It’s safe to say we’ve reached the point of no return when it comes to people declaring the current startup situation unsustainable. Frothy valuations and cocky and naive entrepreneurs, all lubricated with gushers of venture capital, are making for an ugly picture, particularly in Silicon Valley. There’s the simple truth that even many “successful” startups are really failed companies (and products) that are bought by Silicon Valley giants Google and Facebook as part of their war for engineering talent. And then there’s the fact that having a startup is en vogue nowadays. Boulder-based venture capitalist Seth Levine of the Foundry takes this issue on directly in a post with the blunt headline, “I’m getting sick of the bullshit.” Tell us how you really feel, Seth.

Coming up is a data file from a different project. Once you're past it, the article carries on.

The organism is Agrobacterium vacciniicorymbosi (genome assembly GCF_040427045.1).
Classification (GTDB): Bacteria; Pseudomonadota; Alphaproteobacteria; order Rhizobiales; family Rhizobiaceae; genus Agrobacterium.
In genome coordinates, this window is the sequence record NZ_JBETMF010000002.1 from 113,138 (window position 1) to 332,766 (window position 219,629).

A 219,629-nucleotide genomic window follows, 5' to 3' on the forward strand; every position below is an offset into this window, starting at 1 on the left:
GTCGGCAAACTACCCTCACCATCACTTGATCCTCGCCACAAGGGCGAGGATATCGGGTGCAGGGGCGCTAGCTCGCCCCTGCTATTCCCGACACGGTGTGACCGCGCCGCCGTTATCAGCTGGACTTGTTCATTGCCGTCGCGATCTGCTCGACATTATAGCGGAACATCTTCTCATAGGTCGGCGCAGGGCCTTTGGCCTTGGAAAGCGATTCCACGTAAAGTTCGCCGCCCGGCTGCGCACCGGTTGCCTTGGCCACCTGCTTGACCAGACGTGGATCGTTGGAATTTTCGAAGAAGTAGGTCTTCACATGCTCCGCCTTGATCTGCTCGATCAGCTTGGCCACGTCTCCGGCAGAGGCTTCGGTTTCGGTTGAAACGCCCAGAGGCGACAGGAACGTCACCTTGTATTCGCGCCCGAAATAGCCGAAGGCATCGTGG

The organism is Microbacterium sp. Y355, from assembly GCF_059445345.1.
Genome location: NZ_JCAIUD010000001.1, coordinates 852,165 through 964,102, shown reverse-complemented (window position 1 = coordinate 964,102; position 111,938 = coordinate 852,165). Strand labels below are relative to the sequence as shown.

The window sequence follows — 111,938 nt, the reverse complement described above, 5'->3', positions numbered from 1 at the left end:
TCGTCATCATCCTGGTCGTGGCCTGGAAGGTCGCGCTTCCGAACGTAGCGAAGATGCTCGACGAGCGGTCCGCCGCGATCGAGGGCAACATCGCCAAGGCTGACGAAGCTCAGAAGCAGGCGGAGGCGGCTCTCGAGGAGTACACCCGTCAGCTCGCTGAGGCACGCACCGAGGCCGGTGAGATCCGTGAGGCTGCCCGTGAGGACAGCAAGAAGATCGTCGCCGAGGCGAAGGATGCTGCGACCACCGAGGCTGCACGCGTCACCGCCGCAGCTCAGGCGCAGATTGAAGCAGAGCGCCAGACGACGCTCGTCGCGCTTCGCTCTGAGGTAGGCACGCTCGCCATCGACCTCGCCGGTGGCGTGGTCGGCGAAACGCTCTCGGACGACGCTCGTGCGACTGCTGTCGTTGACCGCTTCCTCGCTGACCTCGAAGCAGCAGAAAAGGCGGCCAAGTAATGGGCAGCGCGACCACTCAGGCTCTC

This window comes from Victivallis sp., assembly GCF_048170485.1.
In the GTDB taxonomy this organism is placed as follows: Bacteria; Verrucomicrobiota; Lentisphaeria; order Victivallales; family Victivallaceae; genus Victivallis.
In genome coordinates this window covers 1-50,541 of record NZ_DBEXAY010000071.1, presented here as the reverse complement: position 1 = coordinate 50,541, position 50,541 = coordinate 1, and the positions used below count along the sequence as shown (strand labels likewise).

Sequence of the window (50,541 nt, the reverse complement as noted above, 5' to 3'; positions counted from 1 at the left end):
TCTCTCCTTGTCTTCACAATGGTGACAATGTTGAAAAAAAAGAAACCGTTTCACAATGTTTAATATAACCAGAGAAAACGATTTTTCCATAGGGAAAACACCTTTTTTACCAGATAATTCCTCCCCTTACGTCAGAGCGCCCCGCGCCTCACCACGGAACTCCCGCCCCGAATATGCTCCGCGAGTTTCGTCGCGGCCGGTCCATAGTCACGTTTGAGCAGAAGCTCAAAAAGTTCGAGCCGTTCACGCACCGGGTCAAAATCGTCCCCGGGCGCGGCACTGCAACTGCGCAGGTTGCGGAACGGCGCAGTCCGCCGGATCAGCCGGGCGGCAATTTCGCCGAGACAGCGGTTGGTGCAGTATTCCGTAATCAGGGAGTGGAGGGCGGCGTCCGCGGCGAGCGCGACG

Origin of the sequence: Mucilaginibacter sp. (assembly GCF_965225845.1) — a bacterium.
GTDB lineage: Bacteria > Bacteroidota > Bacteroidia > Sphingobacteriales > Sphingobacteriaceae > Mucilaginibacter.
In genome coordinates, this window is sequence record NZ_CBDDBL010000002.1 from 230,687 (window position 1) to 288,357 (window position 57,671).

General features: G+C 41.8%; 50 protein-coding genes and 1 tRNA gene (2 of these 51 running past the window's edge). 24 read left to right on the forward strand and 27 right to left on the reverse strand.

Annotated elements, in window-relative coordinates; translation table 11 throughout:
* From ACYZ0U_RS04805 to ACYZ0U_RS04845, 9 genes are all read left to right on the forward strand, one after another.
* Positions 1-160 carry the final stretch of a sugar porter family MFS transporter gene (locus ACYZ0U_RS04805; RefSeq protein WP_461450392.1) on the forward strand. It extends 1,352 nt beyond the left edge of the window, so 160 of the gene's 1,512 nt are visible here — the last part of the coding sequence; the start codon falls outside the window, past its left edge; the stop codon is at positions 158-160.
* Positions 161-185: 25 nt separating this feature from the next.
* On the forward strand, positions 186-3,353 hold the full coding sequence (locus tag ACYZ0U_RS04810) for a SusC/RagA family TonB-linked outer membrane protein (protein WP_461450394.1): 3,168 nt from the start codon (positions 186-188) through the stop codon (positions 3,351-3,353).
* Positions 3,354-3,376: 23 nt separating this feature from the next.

I hear more and more stories about companies making a pitch to a VC and having an offer before they walk out of the room (entrepreneurs: do you really want to work with someone who puts so little thought into their investment process that they would do this?). And the way VCs talk about the companies they work with has clearly shifted to be substantially more VC centric (lots of use of “I” and taking credit for company success as something they themselves created rather than participated in or helped with). And, of course, much has been written about rising valuations and the potential risk this poses to particularly early stage companies. Not to mention the increasing popularity of the “party round” where many VCs participate but no one actually takes ownership (also not good for entrepreneurs, in my opinion). And it feels like a lot of this is for external show. I’m cool; I run a shit hot start-up; I saw [insert big name technorati here] at our company party last night. I’m in such and such company with [long list of other investors] and doesn’t that make me awesome. I’m awesome I’m awesome – look at me!! And not really about building great products or great businesses.